New York State Court of Claims

New York State Court of Claims

LAMAGE v. THE STATE OF NEW YORK, #2008-015-056, Claim No. 112352, Motion No. M-74959


Claimant's motion for partial summary judgment was denied as he failed to submit all the pleadings and otherwise meet his burden of establishing entitlement to summary judgment as a matter of law.

Case Information

Claimant short name:
Footnote (claimant name) :

Footnote (defendant name) :

Third-party claimant(s):

Third-party defendant(s):

Claim number(s):
Motion number(s):
Cross-motion number(s):

Claimant’s attorney:
Edwin Lamage, Pro Se
Defendant’s attorney:
Honorable Andrew M. Cuomo, Attorney General
By: Frederick H. McGown, III, EsquireAssistant Attorney General
Third-party defendant’s attorney:

Signature date:
July 21, 2008
Saratoga Springs

Official citation:

Appellate results:

See also (multicaptioned case)


Claimant, a pro se inmate, moves for summary judgment on his fourth cause of action which alleges that he was wrongfully confined to medical keeplock status from April 8, 2006 through April 14, 2006. In support of the motion claimant submitted his own affidavit, copies of pages 7, 8, 9 and 17of the claim (claimant's Exhibit A), a Medical Restriction notification dated April 4, 2006 (Exhibit B) and copies of a grievance he filed and responses thereto (Exhibits C, D and E). The pleadings were not submitted in support of the motion.

For the period April 4, 2006 through April 24, 2006 three medical restrictions were authorized by the medical department at Wende Correctional Facility in relation to treatment of an unspecified physical injury: 1) "No work/ No School" 2) "Feed in Cell" 3)"Cane/Crutch Permit" (Exhibit B). Claimant alleges that he was confined to his cell for seven days in violation of the authorized medical restrictions. Although the investigating officer indicated in a memorandum written in response to the claimant's grievance that "[t]he medical form does not indicate 24-hour medical keeplock" (Exhibit C), the formal response to the grievance indicates that "it was the intention of the medical department that you remained [sic] in your cell during the medical restriction" (Exhibit E).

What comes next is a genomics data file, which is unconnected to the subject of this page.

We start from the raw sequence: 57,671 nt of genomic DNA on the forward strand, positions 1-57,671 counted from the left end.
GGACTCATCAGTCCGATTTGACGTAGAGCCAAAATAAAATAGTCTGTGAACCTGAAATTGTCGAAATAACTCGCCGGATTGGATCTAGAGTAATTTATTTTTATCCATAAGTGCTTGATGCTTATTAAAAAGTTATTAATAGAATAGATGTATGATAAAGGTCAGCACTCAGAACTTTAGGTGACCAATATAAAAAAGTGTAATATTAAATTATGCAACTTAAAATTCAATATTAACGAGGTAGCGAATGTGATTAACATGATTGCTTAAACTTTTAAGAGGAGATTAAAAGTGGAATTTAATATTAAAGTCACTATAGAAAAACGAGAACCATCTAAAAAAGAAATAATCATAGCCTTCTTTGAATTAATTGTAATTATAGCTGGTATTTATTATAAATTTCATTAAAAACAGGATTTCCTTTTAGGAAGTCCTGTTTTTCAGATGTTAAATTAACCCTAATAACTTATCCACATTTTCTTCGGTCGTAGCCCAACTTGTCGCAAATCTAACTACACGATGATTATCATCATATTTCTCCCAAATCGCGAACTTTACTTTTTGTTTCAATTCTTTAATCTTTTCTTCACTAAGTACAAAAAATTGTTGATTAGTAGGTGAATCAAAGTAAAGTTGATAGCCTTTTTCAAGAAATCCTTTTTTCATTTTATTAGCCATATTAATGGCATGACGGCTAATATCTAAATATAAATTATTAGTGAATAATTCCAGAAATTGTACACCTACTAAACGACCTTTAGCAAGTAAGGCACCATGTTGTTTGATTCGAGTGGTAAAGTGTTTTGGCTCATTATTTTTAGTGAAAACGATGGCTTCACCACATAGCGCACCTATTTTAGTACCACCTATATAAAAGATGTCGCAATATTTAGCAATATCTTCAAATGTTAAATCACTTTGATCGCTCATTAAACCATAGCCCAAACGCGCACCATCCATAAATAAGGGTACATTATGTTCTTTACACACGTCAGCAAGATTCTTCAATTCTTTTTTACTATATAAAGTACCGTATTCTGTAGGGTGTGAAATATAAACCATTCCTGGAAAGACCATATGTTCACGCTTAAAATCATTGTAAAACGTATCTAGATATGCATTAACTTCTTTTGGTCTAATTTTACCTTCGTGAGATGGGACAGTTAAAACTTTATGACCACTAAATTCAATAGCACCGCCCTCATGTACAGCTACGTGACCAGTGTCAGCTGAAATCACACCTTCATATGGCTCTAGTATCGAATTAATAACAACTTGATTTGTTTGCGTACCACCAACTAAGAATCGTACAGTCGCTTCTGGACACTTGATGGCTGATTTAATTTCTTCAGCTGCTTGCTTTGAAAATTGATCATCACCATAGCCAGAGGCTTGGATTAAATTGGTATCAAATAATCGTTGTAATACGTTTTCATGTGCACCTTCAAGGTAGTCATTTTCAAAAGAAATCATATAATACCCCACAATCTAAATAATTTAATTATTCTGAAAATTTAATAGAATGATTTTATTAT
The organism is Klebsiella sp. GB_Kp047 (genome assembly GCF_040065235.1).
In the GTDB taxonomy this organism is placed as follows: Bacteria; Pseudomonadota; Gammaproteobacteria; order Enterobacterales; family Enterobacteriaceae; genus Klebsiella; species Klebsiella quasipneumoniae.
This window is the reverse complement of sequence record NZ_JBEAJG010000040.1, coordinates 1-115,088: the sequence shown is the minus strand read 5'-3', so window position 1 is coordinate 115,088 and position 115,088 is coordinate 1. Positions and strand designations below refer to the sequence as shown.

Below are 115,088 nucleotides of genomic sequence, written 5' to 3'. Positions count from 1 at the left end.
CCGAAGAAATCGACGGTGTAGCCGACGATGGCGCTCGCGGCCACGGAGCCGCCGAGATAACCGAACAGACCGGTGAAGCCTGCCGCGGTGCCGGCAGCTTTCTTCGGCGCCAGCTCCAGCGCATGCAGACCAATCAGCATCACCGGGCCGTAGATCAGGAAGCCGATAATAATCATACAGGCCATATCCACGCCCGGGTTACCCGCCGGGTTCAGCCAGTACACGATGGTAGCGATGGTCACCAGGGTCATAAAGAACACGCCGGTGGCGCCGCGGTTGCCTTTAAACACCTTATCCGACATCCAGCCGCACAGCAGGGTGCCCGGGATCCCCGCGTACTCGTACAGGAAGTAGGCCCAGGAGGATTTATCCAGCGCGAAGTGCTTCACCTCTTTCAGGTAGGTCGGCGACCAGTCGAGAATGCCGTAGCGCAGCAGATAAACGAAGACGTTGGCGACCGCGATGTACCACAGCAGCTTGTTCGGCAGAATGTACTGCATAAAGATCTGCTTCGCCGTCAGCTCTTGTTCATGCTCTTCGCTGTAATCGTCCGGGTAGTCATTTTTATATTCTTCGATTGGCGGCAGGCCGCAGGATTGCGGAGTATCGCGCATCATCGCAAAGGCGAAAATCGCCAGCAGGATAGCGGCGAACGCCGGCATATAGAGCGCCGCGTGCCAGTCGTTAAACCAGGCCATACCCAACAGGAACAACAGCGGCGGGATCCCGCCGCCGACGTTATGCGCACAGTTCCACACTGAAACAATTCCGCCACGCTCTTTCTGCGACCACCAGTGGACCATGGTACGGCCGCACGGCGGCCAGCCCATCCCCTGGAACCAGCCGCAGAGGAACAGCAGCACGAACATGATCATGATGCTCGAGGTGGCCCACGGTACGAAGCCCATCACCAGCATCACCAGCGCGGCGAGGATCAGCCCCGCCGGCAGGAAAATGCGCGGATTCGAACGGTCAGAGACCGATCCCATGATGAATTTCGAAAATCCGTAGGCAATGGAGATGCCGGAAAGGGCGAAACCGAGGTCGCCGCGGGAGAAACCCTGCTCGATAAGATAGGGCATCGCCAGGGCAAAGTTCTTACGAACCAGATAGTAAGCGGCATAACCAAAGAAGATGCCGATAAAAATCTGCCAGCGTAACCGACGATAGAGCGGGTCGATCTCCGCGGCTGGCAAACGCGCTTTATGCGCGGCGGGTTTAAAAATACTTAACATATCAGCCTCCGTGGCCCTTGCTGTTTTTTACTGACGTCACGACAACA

As the party seeking summary judgment, claimant must make a prima facie showing of entitlement to judgment as a matter of law, by offering sufficient evidence to eliminate any material issues of fact from the case (Cox v Kingsboro Medical Group, 88 NY2d 904 [1996]; Winegrad v New York Univ. Med. Center, 64 NY2d 851 [1985]; Zuckerman v City of New York, 49 NY2d 557 [1980]). Failure to make a prima facie showing requires denial of a motion for summary judgment, regardless of the sufficiency of the opposing papers (Winegrad v New York Univ. Med. Center, 64 NY2d 851, 853 [1985]).

By moving for summary judgment without submitting all of the pleadings as required by CPLR 3212 (b) the claimant "failed to satisfy [his] initial burden on the motion, thereby obviating any issue as to the sufficiency of the papers submitted in opposition thereto" (Welton v Drobnicki, 298 AD2d 757,757 [2002], citing Winegrad v New York Univ. Med. Ctr., 64 NY2d at 853; see also Senor v State of New York, 23 AD3d 851 [2005]). Moreover, claimant failed to establish that medical keeplock was imposed in contravention of prison protocols (see De Jesus v State of New York, 15 Misc 3d 1105 [A] [Ct Cl 2007]) or to otherwise negate the existence of issues of fact requiring a trial.

Accordingly, claimant's motion for summary judgment is denied.

July 21, 2008
Saratoga Springs, New York

Judge of the Court of Claims

The Court considered the following papers:
  1. Notice of motion dated May 8, 2008;
  2. Affidavit of Edwin Lamage sworn to May 8, 2008 with exhibits;
  3. Affirmation of Frederick H. McGown, III dated May 28, 200[8].